Preparing your Home for the Winter

Preparing for winter can seem like a bother, but doing it right before freezing temperatures set in will keep you warm, safe and save you money throughout the approaching cold season. Maintaining various parts of your home inside and out will hopefully prevent things from going awry and save you a call for help during the next snow storm.

Inspect and Repair Seals

To keep a comfortable atmosphere in your home and reduce your utility bills, check the seals in your home periodically. Inspecting seals will prevent drafts and leaks. The general seals to check include windows, doors, vents, electrical and plumbing fixtures.

Most windows have three types of seals to check. The first is between the frame on the window and the walls of your home. The second is between the window frame and the sash (the part that moves and holds the glass panes together and sits inside the frame). The third is the space between the double or triple panes of glass in insulated windows. Look at each of these spots when checking your seals for cracked and missing parts of sealant.

To check for drafts coming in through the windows, use a damp hand and hold it by the seals. Another option is to use a candle or incense stick and hold it by the seals on a windy day, if the flame moves, then it can indicate cold air coming into your home.

For exterior doors you can buy a weather-stripping kit at a hardware store to best insulate your home. There are several kinds: wrapped foam wood flange, wrapped foam metal flange and vinyl bulb metal flange options. The first two, the wrapped foam wood and metal flanges, are the best options. Also, check your doors for loose hinges. If your door is not properly hung, then it could cause a draft.

Unclog Gutters and Downspouts

While the leaves may look beautiful in the fall, come winter they will have landed in your gutters and could clog them.

Take precautions with this pre-winter project because you may be required to climb high heights or up onto the roof. It is always a good idea to have a second person assist you. It is easier to clean your gutters from the ladder itself than from on the roof, so have your assistant hold the ladder steady.

From the top of the ladder, clear your gutters of leaves and then test the flow of water down your gutters. But first, make sure all downspouts extend away from the house by at least 5 feet (this will prevent flooding and water damage from melted snow). To test, bring your garden hose up the ladder and have your assistant turn on the water. Let the water flow through your gutters as if it was melted snow or rain. If the water flows down and out the downspout fine, and even carries some excess debris with it, then your job is done. If the water is getting backed up then you have a clog to clear. If your downspout has an extension on the bottom, first remove it and then clean the downspout by inserting a garden trowel to remove the debris. Test the water again and, if clear, your gutters are ready for winter!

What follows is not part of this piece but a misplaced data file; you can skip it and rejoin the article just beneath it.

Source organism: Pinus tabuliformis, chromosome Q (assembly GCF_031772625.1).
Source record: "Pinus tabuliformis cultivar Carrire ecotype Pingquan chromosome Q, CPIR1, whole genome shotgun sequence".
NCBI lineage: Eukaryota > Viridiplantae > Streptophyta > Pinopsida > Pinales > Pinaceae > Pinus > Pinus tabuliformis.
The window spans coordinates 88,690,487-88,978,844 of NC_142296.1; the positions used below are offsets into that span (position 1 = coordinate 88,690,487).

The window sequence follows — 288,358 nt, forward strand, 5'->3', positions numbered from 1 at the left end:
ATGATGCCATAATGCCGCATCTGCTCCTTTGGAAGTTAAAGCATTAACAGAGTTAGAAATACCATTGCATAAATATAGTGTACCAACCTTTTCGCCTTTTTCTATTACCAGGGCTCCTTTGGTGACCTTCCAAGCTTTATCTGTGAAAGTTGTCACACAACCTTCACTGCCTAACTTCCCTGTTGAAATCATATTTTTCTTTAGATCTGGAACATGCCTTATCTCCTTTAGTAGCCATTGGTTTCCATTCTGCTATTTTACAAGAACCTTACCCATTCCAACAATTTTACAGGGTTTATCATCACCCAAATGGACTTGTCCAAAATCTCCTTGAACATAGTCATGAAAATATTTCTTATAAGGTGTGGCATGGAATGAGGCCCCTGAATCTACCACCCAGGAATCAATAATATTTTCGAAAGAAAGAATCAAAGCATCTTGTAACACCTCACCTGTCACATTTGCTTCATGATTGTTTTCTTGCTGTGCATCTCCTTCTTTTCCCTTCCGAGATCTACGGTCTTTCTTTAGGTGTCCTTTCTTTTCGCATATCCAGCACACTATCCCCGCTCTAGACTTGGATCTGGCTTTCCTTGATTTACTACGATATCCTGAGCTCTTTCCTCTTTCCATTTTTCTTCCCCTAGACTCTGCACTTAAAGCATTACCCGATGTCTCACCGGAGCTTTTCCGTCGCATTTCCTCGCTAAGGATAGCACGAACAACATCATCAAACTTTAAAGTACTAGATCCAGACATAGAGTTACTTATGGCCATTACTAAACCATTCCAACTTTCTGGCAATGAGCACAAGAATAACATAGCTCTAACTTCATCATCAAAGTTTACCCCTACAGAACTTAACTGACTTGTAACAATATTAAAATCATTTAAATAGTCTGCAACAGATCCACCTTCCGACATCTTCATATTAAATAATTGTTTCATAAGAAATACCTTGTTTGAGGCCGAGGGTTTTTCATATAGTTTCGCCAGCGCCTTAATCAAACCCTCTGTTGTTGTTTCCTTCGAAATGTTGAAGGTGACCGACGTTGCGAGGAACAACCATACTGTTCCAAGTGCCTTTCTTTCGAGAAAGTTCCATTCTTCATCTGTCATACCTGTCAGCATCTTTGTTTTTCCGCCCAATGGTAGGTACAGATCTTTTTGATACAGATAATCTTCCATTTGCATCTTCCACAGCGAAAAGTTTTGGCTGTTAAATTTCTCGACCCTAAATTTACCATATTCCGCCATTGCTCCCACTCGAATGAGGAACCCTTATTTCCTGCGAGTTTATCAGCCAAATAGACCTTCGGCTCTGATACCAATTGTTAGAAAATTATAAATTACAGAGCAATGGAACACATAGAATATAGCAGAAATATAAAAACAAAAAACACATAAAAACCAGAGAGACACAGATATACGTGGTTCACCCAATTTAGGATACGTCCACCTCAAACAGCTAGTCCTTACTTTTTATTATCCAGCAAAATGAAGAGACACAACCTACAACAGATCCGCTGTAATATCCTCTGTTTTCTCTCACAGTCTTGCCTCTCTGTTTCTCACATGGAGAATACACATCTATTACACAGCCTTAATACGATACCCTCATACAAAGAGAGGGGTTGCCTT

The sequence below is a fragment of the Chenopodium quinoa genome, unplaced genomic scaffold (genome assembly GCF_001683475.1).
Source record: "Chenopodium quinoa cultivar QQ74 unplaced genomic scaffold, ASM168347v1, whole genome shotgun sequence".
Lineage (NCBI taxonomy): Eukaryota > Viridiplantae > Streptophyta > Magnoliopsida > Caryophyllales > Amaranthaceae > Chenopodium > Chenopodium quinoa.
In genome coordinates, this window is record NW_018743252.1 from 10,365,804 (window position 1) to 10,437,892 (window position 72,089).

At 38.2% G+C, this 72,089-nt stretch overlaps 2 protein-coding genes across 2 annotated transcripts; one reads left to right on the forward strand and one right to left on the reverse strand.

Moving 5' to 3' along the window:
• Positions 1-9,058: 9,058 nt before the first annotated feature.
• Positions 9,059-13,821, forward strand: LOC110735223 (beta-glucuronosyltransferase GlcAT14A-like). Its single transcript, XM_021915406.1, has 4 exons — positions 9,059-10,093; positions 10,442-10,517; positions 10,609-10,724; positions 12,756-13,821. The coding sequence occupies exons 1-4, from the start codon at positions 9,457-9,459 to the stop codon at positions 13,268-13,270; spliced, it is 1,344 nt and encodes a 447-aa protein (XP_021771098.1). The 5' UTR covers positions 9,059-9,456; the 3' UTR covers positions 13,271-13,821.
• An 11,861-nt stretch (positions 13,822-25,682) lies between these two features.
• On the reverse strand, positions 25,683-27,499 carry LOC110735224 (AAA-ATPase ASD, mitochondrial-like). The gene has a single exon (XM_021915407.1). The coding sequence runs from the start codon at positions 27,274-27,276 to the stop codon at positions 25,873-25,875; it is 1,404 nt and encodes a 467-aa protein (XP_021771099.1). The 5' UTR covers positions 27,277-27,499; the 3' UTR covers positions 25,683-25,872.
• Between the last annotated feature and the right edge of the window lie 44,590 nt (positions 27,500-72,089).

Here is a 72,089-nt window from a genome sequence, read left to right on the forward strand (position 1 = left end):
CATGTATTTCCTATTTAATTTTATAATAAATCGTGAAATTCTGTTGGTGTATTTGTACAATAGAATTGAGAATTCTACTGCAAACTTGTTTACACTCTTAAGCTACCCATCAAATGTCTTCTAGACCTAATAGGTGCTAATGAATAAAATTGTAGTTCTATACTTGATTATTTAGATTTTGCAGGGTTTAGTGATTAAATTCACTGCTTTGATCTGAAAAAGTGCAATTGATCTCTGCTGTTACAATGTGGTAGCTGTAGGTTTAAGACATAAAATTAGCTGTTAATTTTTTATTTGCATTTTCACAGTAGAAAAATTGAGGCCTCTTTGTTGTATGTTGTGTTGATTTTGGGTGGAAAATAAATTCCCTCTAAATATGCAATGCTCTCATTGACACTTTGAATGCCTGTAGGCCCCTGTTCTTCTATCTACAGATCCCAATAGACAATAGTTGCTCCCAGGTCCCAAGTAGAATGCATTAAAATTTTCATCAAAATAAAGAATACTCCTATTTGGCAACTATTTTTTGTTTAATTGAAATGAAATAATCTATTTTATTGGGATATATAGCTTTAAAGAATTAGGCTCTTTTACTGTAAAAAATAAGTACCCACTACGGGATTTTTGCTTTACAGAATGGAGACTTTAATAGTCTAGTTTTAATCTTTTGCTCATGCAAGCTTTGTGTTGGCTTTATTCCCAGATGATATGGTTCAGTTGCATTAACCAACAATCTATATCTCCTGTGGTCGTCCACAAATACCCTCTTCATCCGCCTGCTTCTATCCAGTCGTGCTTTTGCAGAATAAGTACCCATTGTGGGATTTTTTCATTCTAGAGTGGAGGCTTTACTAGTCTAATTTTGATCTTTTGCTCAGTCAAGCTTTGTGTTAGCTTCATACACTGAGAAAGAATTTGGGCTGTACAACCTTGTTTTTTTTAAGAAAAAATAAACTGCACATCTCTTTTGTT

Trim Trees Near Your Home

Snow can be very heavy on roofs, electrical lines and tree branches and damaging to your home, car or loved ones. It is very common for large tree branches to break and fall when they are covered in snow. If you have any large trees close to your home, be sure to trim the branches far enough back from your house and electrical wires to prevent any property damage or power outage. Your neighbors will also thank you when no one loses power throughout the winter due to fallen tree branches.

In addition to safety, trimming branches away from your house can help reduce the chances of your attic becoming a winter refuge from the cold for unwanted critters. Make sure branches are trimmed away from the roof of the house and that all vents and openings are securely closed.

Don't Buy Salt for Your Sidewalks

Surprised? Salt you buy at the hardware store can actually damage your sidewalks if they are made of concrete. The salt causes corrosion to the rebar underneath the surface and leads to cracking on the surface. There are other alternatives for melting ice and snow, even sugar beet juice is a natural ice melting liquid.

It is the homeowner’s responsibility to clear their sidewalks within 24 hours of fallen snow, so not only should you buy salt-alternatives but also stock up on snow shovels and for more severe winter weather, a snow blower could be necessary.

Winterize Hose Bibs

Saving the most important step to winterizing your home for last, be sure to install insulating covers for your outdoor faucets before the temperature falls below 20 degrees. A frozen pipe can lead to it bursting. To winterize, first, disconnect any hoses from the bibs, drain the water, and store the hose inside to prevent damage. Next, turn off any valves inside your home that send water to outdoor faucets. If you have a dedicated valve for the outdoor faucets, turn the handles to open the hose bibs. Then let the water in the pipes drain and leave the faucet open during the winter to minimize pressure from freezing. Finally, add insulating covers to all of the bibs.